Research Areas

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Binocular Vision, Amblyopia, and Strabismus
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Good binocular vision requires both eyes to work together. Normally, both eyes look in the same direction, and then the brain combines what the two eyes see to give clear, single vision with good depth perception. Vision must develop normally during infancy and early childhood in order for good binocular vision to occur. If development is not normal, then a person may be unable to see clearly with one eye, even with the best possible glasses prescription, which is a condition called amblyopia (or “lazy eye”). Another problem is if one eye looks in a different direction from the other, which is called strabismus (or “eye turn”). Researchers at the College have funding from the National Institutes of Health and other programs to study these binocular vision problems in children and adults.

Current studies:

Past Studies:

 

For more information, contact the Clinical Vision Research Center.

Computer Vision Syndrome
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Nowadays, almost everybody is using computers, electronic book readers, smartphones and other electronic devices either in the workplace, at home or in the case of portable equipment, in any location. Some screen sizes may require very small text which the observer often positions at a closer viewing distance than would be used for printed materials. These modern visual demands may give rise to a variety of symptoms which have been termed computer vision syndrome (CVS). Up to 90% of computer users experience visual symptoms including eyestrain, headaches, ocular discomfort, dry eye, double vision and blurred vision either at near or when looking into the distance after using the devices. Research in our laboratory is evaluating both the causes of and potential treatments for this highly prevalent condition. An inability to meet the visual requirements will present significant lifestyle difficulties for patients.

Current studies:

  • Effect of dry eye therapies on computer vision syndrome.
  • Effect of colored overlays on computer vision syndrome.
  • Objective measurements of computer vision syndrome.

 

For more information, contact the Clinical Vision Research Center.

Contact lenses and lens care products
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Over 18 million people in the United State wear contact lenses to correct their vision. Faculty at the SUNY College of Optometry work with private, public and industry sponsors to conduct pre- and post-market research in a variety of contact lens and lens care products. Our contact lens research spans everything from studies examining patient preference and satisfaction to clinical trials designed to test novel materials or optical designs.

Current studies:

Past studies:

For more information, contact the Clinical Vision Research Center.

Dry Eye
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Dry eye occurs either when your eyes don’t make enough tears or the quality of the tears is poor. It can occur in up to 30% of the population but is more common in females, people over 40 years of age, computer users, contact lens wearers and individuals who have had eye surgery.  Additionally, some medications have been shown to cause dry eye.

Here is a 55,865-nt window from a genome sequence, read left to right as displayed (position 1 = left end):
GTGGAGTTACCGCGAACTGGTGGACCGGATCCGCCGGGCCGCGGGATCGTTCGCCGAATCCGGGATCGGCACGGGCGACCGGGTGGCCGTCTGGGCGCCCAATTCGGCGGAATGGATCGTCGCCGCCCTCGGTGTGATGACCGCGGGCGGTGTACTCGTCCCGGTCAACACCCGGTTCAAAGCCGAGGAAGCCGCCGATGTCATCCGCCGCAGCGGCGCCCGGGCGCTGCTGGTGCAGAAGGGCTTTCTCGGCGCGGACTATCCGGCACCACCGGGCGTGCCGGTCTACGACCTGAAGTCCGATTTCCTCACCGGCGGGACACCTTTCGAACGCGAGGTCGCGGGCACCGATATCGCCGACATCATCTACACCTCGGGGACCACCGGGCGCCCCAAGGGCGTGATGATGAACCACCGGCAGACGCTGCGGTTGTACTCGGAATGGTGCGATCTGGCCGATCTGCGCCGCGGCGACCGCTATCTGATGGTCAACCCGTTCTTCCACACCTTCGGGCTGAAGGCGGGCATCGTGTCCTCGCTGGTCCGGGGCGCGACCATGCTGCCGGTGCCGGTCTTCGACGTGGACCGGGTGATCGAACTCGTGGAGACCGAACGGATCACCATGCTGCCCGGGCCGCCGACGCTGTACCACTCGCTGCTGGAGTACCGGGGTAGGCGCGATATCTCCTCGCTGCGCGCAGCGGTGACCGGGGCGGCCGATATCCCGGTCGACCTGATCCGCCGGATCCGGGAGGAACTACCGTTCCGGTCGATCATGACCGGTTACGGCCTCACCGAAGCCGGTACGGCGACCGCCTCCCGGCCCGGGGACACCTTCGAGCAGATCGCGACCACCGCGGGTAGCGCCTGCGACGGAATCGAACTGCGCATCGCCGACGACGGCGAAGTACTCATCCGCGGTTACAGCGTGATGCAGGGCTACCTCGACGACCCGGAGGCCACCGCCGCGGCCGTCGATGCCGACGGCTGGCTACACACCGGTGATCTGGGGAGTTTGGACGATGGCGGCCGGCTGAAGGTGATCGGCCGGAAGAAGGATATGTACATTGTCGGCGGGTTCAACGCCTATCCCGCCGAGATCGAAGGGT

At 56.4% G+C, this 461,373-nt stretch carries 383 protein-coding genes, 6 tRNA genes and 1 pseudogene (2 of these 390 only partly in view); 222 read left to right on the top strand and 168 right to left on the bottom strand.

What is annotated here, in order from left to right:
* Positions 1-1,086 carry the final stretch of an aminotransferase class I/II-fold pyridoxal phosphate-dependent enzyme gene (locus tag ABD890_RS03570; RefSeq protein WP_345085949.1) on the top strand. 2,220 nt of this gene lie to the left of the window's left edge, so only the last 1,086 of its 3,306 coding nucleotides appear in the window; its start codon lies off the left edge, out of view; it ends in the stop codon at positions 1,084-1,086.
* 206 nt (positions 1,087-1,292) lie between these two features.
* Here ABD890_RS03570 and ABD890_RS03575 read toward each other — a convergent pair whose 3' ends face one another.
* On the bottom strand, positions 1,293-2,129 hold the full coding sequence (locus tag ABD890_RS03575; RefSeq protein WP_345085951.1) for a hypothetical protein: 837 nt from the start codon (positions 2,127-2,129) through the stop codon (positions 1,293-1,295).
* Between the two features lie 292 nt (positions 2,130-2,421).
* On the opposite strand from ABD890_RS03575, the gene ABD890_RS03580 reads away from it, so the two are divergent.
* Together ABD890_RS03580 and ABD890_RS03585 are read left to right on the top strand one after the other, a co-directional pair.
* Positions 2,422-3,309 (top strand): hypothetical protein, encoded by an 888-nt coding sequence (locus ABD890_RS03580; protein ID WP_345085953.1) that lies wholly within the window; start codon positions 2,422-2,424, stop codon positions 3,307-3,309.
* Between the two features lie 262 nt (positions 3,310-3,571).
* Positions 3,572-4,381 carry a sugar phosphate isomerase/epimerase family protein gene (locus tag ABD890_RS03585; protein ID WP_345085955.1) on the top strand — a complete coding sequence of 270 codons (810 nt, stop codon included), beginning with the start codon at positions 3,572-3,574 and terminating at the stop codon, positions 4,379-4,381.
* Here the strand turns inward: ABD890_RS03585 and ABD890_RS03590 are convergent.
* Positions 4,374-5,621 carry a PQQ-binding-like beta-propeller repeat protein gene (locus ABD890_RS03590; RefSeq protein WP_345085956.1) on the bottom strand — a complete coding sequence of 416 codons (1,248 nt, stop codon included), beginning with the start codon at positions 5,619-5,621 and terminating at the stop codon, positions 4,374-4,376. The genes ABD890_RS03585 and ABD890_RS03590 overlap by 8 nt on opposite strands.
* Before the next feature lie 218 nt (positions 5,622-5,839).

The most common symptoms of dry eye are burning, itching, tearing or foreign body sensation.  These can make contact lens wear more difficult. Common treatments range from over-the-counter rewetting drops to prescription medications. Dry eye research is aimed at understanding the underlying mechanisms, as well as developing long-term, effective treatments for this highly prevalent condition.

For more information, contact the Clinical Vision Research Center.

Glaucoma
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Glaucoma is one of the leading causes of blindness in the U.S., yet remains one of the least understood visual conditions. It most often affects people over age 40. People who have a family history of glaucoma, African Americans and those who are very near-sighted and/or diabetic are at a higher risk of developing the disease.
At this point, glaucoma cannot be prevented. If detected and treated early, it can be controlled using eye drops or medications. Our goal is to continue researching the best treatments to save the vision of those affected.

For more information, contact the Clinical Vision Research Center.

Low Vision
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When a person has reduced vision that cannot be made sharp again with ordinary eyeglasses or contact lenses, that person is said to have low vision. Low vision may occur as a result of birth defects, injury, or as a complication of disease (like diabetes or macular degeneration). Both children and adults can have low vision and find difficulty doing everyday tasks. Low vision research aims to find out which interventions are most effective and develop new techniques to improve clinical care and rehabilitation for the sight impaired population.

For more information, contact the Clinical Vision Research Center.

Myopia
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Myopia, or nearsightedness, is an eye condition in which objects up close are seen clearly, but objects far away are difficult to see. It happens because the eye grows too long to be able to focus light correctly on the retina (back of the eye). Children who have parents with myopia are more likely to become nearsighted, but there are other causes of myopia that aren’t fully understood yet.

There are various treatments being studied for myopia, including medications, new glasses or contact lens designs, or orthokeratology. Researchers at SUNY College of Optometry are working to figure out what available treatments are the most effective and to discover new treatments.